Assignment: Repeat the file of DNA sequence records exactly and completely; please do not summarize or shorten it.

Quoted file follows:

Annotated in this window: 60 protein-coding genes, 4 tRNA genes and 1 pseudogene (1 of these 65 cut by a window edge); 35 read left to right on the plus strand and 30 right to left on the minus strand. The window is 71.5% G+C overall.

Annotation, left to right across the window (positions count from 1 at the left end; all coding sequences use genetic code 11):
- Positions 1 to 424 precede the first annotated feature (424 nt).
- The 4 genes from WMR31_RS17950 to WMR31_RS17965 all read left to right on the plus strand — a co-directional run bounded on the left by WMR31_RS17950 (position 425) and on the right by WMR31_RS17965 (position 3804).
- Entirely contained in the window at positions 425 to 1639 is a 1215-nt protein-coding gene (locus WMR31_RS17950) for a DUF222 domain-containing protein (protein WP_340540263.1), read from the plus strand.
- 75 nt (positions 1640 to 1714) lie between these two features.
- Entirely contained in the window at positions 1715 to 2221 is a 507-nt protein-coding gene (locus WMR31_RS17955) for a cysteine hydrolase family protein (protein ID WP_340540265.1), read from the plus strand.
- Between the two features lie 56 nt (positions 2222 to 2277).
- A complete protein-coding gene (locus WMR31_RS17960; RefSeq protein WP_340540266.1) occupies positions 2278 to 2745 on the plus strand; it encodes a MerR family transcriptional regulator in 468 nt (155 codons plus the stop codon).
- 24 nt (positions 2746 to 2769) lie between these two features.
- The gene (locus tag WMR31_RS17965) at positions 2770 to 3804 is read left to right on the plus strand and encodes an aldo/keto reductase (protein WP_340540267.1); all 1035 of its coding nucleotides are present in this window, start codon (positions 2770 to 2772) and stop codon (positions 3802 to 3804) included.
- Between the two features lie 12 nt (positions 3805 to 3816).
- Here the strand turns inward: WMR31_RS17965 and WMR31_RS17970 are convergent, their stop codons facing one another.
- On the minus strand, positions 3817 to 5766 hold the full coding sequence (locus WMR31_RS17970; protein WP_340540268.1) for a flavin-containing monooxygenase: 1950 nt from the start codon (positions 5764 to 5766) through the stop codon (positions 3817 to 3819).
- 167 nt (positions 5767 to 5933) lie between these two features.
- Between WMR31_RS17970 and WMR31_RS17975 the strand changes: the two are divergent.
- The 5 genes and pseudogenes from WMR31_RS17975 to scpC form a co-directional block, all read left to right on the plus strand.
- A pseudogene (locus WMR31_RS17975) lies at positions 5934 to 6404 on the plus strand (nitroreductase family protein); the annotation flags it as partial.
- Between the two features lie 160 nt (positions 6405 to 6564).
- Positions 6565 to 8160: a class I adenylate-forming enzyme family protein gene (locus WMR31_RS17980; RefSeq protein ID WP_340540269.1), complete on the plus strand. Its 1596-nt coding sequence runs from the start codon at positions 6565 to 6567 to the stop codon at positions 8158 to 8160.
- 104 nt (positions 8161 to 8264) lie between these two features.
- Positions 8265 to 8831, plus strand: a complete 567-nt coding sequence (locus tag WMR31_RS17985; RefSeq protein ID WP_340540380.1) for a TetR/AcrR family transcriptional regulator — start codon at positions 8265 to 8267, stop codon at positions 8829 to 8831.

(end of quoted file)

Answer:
Annotated in this window: 60 protein-coding genes, 4 tRNA genes and 1 pseudogene (1 of these 65 cut by a window edge); 35 read left to right on the plus strand and 30 right to left on the minus strand. The window is 71.5% G+C overall.

Annotation, left to right across the window (positions count from 1 at the left end; all coding sequences use genetic code 11):
- Positions 1 to 424 precede the first annotated feature (424 nt).
- The 4 genes from WMR31_RS17950 to WMR31_RS17965 all read left to right on the plus strand — a co-directional run bounded on the left by WMR31_RS17950 (position 425) and on the right by WMR31_RS17965 (position 3804).
- Entirely contained in the window at positions 425 to 1639 is a 1215-nt protein-coding gene (locus WMR31_RS17950) for a DUF222 domain-containing protein (protein WP_340540263.1), read from the plus strand.
- 75 nt (positions 1640 to 1714) lie between these two features.
- Entirely contained in the window at positions 1715 to 2221 is a 507-nt protein-coding gene (locus WMR31_RS17955) for a cysteine hydrolase family protein (protein ID WP_340540265.1), read from the plus strand.
- Between the two features lie 56 nt (positions 2222 to 2277).
- A complete protein-coding gene (locus WMR31_RS17960; RefSeq protein WP_340540266.1) occupies positions 2278 to 2745 on the plus strand; it encodes a MerR family transcriptional regulator in 468 nt (155 codons plus the stop codon).
- 24 nt (positions 2746 to 2769) lie between these two features.
- The gene (locus tag WMR31_RS17965) at positions 2770 to 3804 is read left to right on the plus strand and encodes an aldo/keto reductase (protein WP_340540267.1); all 1035 of its coding nucleotides are present in this window, start codon (positions 2770 to 2772) and stop codon (positions 3802 to 3804) included.
- Between the two features lie 12 nt (positions 3805 to 3816).
- Here the strand turns inward: WMR31_RS17965 and WMR31_RS17970 are convergent, their stop codons facing one another.
- On the minus strand, positions 3817 to 5766 hold the full coding sequence (locus WMR31_RS17970; protein WP_340540268.1) for a flavin-containing monooxygenase: 1950 nt from the start codon (positions 5764 to 5766) through the stop codon (positions 3817 to 3819).
- 167 nt (positions 5767 to 5933) lie between these two features.
- Between WMR31_RS17970 and WMR31_RS17975 the strand changes: the two are divergent.
- The 5 genes and pseudogenes from WMR31_RS17975 to scpC form a co-directional block, all read left to right on the plus strand.
- A pseudogene (locus WMR31_RS17975) lies at positions 5934 to 6404 on the plus strand (nitroreductase family protein); the annotation flags it as partial.
- Between the two features lie 160 nt (positions 6405 to 6564).
- Positions 6565 to 8160: a class I adenylate-forming enzyme family protein gene (locus WMR31_RS17980; RefSeq protein ID WP_340540269.1), complete on the plus strand. Its 1596-nt coding sequence runs from the start codon at positions 6565 to 6567 to the stop codon at positions 8158 to 8160.
- 104 nt (positions 8161 to 8264) lie between these two features.
- Positions 8265 to 8831, plus strand: a complete 567-nt coding sequence (locus tag WMR31_RS17985; RefSeq protein ID WP_340540380.1) for a TetR/AcrR family transcriptional regulator — start codon at positions 8265 to 8267, stop codon at positions 8829 to 8831.